These are not new videos but they are reuploaded back from when this site was just a (now gone) blog from blogspot.
The first two are probably the most interesting: they’re Steve D’s videos from the Ward Kimball dedication run in June 2005 early in the morning before the park opened. This was held after Boschan Boiler Restoration Inc. completed most of the work on the engine (few final bugs remained before full service) and the engine ran with one car around the park a few times for the DRR crew and those worked on the engine. The then-president of Disneyland was also present. You can read more about this dedication run in “From Plantation to Theme Park”.
The first video is the Ward Kimball rolling out of the roundhouse on the way to the dedication run. It’s interesting to see the actions around the roundhouse before it does not often welcome visitors. The #3 Fred Gurley is also on the near by track performing blowdowns as part of the preparation to roll onto the main line.
The second video is a cab ride on the Ward Kimball during the dedication run. It’s interesting to see the park so empty in the early hours of the day. Note also that one of the final bugs mentioned above is the cylinder cocks being stuck opened, hence the insistent steam spewing out in the front of the engine. I don’t think the Ward Kimball ever had another cab ride (for non DRR crew) since this run.
(And another upscaled version here; whether upscaling was helpful or not—you decide!)
The rest are simulation videos during the computer model recreation of the CK Holliday. They’re less exciting but nonetheless mechanically interesting to see how the parts ended up working in the computer model just like the real engine.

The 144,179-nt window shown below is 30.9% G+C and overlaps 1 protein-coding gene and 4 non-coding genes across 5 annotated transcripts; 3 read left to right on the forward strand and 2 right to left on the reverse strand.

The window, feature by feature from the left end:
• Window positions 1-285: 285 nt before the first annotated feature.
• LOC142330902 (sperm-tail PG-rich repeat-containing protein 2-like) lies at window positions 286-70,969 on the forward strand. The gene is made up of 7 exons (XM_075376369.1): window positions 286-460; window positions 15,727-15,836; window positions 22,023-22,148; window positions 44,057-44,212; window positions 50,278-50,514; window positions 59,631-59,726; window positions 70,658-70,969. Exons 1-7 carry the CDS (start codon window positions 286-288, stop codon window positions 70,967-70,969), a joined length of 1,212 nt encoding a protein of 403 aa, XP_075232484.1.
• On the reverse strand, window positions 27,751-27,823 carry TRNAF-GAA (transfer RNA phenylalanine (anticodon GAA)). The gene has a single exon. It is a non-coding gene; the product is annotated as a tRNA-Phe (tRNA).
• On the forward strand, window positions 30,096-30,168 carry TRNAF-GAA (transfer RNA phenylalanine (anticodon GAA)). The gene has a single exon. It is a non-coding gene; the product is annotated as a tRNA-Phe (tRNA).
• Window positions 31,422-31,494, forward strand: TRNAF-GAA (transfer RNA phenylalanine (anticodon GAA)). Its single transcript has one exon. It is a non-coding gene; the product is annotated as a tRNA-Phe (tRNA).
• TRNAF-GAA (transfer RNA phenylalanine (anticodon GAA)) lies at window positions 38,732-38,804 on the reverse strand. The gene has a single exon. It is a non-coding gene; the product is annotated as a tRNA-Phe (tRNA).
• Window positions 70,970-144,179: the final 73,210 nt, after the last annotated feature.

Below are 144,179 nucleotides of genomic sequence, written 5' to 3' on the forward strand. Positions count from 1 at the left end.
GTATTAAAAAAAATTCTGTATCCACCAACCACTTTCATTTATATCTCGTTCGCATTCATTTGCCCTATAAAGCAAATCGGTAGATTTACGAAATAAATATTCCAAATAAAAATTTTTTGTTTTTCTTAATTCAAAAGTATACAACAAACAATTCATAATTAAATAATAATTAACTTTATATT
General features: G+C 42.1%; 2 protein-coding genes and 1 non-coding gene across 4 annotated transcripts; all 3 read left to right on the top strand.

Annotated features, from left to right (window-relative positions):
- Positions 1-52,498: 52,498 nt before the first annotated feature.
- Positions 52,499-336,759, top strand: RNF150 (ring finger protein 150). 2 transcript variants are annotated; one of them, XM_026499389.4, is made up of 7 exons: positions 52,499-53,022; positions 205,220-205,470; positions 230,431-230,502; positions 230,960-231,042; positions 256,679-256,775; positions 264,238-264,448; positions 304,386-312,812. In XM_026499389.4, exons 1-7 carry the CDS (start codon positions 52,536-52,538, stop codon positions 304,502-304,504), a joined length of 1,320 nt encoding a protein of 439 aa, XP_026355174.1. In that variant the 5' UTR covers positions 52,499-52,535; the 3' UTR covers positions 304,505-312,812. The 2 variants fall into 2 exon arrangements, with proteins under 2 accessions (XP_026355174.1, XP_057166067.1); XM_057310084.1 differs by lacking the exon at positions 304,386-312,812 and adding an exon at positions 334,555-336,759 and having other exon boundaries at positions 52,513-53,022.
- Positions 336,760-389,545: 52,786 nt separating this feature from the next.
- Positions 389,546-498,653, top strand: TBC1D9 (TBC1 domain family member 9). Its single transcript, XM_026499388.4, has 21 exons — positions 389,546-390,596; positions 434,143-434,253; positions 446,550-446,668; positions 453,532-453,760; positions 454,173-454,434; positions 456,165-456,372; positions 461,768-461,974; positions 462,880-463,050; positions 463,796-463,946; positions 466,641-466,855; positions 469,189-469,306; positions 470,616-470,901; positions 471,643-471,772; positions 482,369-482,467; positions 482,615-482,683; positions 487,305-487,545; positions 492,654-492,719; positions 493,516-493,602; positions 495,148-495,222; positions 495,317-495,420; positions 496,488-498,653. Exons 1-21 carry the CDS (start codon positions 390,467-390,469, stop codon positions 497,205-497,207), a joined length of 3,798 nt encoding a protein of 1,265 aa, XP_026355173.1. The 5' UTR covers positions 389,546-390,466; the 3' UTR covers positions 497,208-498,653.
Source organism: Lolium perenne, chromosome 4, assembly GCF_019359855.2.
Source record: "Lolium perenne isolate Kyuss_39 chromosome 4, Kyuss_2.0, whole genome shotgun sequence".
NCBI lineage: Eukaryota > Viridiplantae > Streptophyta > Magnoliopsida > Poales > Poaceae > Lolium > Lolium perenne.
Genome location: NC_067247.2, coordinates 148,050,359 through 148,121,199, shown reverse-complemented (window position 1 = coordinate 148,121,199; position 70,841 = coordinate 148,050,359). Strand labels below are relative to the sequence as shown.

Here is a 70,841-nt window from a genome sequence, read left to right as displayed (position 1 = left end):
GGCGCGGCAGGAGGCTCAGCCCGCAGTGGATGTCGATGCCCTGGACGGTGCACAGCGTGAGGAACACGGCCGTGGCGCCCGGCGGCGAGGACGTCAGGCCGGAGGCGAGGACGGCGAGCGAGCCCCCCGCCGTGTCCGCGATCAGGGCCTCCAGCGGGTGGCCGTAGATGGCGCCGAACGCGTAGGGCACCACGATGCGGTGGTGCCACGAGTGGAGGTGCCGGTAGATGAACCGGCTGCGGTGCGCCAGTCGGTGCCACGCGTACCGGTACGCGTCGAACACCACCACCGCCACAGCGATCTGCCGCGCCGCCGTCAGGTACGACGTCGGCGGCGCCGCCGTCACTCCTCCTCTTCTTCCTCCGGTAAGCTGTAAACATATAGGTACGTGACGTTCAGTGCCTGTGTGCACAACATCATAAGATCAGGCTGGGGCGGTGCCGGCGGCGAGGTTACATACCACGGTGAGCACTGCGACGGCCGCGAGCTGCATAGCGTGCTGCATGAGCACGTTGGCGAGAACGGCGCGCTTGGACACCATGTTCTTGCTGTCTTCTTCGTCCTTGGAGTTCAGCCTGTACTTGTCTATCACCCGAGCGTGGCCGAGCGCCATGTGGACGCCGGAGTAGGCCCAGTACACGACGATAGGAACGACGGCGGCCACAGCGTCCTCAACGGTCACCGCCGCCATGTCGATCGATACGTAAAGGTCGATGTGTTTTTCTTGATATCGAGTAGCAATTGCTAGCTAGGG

The first one is probably the most ambitious (at the time), it shows how the eccentrics, rotated on the front driver axle, drive the rocker on each side of the engine alternatively to time the steam entrance and exhaust into each cylinder. It’s hard to explain until you’ve seen it in motion.
This second video is another view:
This video shows what’s going on inside the boiler when the throttle in the cab (left side of the video) is pulled. The throttle link opens up the “pop-valve” on top of the dry pipe, the vertical pipe on the right side. This lets the steam into the pipe and out into the cylinders (technically the steam chests first)—(also, this view looks weird before the boiler and steam domes are hidden/not shown):
Finally, here’s a study of what the throttle looks like when it’s pulled. It was made to study the arc of the small little links at the end of the throttle bar, which rotate so slightly when the throttle moves back and forth.
That’s all for now—but I may have some non-exciting news later.